To be clear, this does not mean that institutional investors cannot have some impact on ESG in Asia by acting collectively as minority shareholders – especially in Japan where, as an outlier in Asia, institutional investors collectively own 36% of shares in listed companies. However, in almost every listed company in Asia, institutional investors – even if they act collectively – lack the voting rights to control the company. Moreover, in Asian jurisdictions like Singapore, where institutional investors collectively own 6% of the shares in listed companies, a focus on them as either the problem or solution for ESG (or any other corporate governance malady) is misplaced. In its 2020 Investment Stewardship Annual Report, BlackRock acknowledges this Asian reality. However, some of the most prominent UK/US research on institutional investors and stewardship overlooks this point.[ii] This fact also seems to have escaped the attention of regulators in the eight Asian jurisdictions that adopted UK-style stewardship codes, which are designed on the assumption that institutional investors have the voting rights to collectively control most listed companies.

The question then becomes: How can corporate governance strengthen ESG performance in Asia?  Again, the answer to this question is entirely different in Asia than in the UK/US. As I explain in detail elsewhere, only 12% of listed companies in the UK and a mere 4% in the US have a dominant controlling shareholder – compared with, on average, 66% of listed companies in Asia. Therefore, any chance of succeeding in changing the behavior of companies to benefit the environment will need to focus on changing the behavior of controlling shareholders in almost every Asian economy. One notable exception is Japan, which (again) is an extreme outlier in Asia (and the world) due to the low level of controlling shareholders in its listed companies.

It is possible that reorienting stewardship codes in Asia to focus on controlling shareholders (as Singapore has already done) may provide a nudge towards ESG. However, it appears that reforms to hard law will likely be necessary to effectively incentivize controlling shareholders to steward Asian companies towards ESG. The entrenched interests of controlling shareholders will have to be challenged – something that powerful corporations, families, and governments, who themselves are the dominant controlling shareholders in Asia, seem well placed to thwart.  However, if Asia can create corporate governance solutions to solve this problem, it will likely benefit the world – which has much more in common with Asia than Anglo-America. Perhaps then Asia will provide corporate governance solutions needed for global environmental problems – and, hopefully, ill-fitting Anglo-American corporate governance transplants will be a relic of the past.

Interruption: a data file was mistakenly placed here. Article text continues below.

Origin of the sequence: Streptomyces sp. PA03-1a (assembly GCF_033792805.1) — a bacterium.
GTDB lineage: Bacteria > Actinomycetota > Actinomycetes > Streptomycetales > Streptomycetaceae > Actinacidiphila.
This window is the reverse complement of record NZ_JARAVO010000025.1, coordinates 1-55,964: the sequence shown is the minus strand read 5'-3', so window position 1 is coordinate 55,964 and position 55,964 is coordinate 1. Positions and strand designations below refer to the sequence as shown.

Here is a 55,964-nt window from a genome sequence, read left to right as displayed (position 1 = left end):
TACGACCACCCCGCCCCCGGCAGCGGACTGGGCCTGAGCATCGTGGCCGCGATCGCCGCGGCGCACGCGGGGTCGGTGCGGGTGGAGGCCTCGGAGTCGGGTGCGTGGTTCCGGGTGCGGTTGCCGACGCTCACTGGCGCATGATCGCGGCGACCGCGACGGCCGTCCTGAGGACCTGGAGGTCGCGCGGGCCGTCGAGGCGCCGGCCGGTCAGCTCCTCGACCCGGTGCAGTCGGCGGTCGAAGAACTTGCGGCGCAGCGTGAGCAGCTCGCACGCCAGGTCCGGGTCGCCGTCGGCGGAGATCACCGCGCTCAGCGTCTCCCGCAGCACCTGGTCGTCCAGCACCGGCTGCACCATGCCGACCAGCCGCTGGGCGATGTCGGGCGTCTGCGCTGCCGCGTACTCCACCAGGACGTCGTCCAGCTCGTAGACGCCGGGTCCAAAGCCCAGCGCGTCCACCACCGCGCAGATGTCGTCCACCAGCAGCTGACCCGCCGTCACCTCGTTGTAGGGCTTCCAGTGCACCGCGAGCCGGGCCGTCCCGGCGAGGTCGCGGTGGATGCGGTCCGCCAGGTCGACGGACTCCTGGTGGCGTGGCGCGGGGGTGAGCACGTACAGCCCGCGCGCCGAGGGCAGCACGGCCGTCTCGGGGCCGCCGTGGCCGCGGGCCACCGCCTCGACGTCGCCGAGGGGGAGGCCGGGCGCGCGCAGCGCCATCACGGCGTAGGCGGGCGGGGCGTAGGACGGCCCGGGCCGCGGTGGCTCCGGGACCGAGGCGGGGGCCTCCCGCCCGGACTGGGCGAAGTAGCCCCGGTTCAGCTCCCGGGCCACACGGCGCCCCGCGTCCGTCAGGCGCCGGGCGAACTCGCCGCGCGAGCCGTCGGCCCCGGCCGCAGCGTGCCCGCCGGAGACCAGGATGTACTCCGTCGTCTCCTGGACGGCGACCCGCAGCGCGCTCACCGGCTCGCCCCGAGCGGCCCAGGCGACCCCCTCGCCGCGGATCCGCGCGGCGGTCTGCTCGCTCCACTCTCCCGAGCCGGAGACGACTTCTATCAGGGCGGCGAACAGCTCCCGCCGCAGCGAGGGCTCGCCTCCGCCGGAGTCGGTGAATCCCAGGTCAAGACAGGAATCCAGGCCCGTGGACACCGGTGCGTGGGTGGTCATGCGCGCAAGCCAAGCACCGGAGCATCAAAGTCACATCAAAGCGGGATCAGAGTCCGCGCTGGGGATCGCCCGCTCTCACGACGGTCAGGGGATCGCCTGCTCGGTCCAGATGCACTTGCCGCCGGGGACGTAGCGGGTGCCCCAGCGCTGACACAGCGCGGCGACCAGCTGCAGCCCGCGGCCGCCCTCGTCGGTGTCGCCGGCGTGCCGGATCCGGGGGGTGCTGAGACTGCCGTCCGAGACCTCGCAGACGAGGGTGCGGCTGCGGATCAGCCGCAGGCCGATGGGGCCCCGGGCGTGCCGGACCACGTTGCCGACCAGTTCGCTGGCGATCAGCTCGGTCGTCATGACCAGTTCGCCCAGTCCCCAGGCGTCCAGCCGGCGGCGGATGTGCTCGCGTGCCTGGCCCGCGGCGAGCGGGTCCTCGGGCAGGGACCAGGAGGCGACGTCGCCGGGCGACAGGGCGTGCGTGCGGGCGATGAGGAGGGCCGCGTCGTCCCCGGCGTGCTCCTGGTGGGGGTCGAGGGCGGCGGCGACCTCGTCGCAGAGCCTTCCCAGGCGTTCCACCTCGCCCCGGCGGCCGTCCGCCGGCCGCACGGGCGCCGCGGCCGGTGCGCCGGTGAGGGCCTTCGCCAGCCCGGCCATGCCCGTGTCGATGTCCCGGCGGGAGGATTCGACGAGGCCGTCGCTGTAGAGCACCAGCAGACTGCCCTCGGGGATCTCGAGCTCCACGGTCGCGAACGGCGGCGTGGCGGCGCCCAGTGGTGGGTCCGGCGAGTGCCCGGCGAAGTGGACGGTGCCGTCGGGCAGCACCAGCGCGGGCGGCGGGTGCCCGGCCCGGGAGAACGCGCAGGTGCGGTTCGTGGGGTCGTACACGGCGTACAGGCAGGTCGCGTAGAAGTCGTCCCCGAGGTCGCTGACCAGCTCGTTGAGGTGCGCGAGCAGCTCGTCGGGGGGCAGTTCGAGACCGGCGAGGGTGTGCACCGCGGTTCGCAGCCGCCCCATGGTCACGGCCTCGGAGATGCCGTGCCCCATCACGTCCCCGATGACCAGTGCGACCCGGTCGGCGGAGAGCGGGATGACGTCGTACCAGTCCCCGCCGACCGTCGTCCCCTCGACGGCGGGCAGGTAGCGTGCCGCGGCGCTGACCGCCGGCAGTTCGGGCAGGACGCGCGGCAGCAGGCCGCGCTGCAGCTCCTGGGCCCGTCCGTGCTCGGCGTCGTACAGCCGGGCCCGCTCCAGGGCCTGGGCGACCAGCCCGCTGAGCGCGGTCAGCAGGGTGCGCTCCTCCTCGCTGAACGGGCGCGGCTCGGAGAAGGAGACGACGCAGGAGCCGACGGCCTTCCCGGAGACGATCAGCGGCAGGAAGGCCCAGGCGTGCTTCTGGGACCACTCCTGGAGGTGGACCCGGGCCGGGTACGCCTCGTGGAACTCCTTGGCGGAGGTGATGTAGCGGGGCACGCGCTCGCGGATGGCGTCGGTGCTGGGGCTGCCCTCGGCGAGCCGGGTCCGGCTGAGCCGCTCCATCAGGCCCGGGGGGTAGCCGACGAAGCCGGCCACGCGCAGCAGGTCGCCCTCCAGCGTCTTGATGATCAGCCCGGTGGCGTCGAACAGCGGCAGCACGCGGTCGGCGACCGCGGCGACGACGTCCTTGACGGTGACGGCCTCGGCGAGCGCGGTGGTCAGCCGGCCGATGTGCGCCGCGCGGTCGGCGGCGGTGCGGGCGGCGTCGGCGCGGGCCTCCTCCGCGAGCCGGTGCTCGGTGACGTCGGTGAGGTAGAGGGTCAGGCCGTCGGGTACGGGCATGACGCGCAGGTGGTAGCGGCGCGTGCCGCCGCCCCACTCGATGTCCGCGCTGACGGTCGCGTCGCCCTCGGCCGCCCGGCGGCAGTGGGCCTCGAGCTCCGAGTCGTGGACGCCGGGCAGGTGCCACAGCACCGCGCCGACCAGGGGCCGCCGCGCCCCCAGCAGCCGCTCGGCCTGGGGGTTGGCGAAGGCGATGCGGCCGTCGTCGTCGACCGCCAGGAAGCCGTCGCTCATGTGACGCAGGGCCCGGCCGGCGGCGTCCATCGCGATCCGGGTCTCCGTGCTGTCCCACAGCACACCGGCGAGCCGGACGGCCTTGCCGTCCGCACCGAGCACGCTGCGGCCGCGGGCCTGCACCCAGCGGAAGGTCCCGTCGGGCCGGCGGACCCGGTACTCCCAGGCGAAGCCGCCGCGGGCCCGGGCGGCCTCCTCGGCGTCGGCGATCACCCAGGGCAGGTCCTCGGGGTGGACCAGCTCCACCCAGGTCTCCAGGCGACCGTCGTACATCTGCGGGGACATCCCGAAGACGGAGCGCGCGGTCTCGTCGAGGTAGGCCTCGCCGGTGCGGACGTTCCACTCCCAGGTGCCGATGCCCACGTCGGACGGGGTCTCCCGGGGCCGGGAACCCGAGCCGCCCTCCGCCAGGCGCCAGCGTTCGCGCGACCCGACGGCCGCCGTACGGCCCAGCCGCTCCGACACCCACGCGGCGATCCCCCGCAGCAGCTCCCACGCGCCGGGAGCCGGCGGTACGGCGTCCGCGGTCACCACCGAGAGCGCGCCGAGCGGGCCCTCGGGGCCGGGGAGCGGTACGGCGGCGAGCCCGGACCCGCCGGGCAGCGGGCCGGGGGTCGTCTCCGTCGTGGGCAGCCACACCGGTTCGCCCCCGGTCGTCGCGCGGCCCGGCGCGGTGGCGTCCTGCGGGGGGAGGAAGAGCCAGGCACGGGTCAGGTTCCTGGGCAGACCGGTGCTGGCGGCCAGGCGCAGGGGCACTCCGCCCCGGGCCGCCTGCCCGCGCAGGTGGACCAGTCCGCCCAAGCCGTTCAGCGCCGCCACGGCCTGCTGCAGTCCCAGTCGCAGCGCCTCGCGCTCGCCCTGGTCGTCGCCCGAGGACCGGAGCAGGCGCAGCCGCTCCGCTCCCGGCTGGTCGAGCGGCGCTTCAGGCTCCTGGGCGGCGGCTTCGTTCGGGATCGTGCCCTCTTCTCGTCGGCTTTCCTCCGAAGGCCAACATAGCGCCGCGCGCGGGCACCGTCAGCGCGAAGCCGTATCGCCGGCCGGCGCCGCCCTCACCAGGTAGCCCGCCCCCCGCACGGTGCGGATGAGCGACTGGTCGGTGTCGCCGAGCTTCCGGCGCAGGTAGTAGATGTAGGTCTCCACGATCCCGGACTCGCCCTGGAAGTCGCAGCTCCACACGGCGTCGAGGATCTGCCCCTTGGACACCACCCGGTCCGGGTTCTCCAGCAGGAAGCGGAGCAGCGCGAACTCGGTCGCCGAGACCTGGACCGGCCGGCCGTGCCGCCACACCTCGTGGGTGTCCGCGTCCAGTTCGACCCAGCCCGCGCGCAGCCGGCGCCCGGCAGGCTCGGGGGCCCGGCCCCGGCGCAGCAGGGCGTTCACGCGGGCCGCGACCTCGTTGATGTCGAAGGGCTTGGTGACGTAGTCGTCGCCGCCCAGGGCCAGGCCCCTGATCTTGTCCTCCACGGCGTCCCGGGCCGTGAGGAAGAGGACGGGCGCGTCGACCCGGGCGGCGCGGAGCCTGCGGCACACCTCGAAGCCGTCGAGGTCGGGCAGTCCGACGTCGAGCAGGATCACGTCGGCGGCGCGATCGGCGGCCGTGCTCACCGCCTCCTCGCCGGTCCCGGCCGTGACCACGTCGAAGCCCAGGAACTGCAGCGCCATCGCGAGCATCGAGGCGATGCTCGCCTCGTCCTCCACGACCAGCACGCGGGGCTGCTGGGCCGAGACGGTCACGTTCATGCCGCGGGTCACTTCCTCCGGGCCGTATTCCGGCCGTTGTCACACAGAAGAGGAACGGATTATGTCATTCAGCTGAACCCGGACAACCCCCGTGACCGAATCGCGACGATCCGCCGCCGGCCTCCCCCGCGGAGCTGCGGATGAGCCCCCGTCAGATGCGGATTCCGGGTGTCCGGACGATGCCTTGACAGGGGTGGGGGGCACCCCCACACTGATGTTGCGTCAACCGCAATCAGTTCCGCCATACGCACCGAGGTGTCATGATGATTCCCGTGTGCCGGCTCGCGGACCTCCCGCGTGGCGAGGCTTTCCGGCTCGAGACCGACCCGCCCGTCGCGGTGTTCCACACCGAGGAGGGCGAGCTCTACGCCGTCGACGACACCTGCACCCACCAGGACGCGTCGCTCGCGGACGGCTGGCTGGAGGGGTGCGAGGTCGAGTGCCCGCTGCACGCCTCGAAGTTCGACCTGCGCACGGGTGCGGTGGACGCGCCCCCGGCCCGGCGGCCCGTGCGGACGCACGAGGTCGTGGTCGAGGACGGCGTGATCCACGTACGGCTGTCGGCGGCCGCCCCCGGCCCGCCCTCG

[i] This blog post is an updated and revised version of, Dan W. Puchniak, An Asian Solution for a Global Problem? Corporate Governance and the Environment in a Non-Anglo-American World, 2 USALI East-West 8, Apr 13, 2022, https://usali.org/asia-pacific-symposium-essays/an-asian-solution-for-a-global-problem, which contains more detailed endnotes.

[ii] For example, Bebchuk, Cohen, and Hirst’s insightful research identifies the importance of the agency problems of institutional investors in corporate governance.  However, it fails to note that the UK/US are outliers globally with respect to the percentage of their stock markets owned by institutional investors and, in turn, that these agency problems are likely to be far less significant in non-UK/US jurisdictions. Lucian A. Bebchuk et al., The Agency Problems of Institutional Investors, 31 J. Econ. Persp. 89, 90, 108.


By Dan W. Puchniak, Professor in the Yong Pung How School of Law (YPHSL) at Singapore Management University, the inaugural Co-Editor-in-Chief of the ECGI Blog and ECGI Research Member.

If you would like to read further articles in the 'Corporate Governance in Asia Special Issue' series, click here

The ECGI does not, consistent with its constitutional purpose, have a view or opinion. If you wish to respond to this article, you can submit a blog article or 'letter to the editor' by clicking here.

This article features in the ECGI blog collection ESG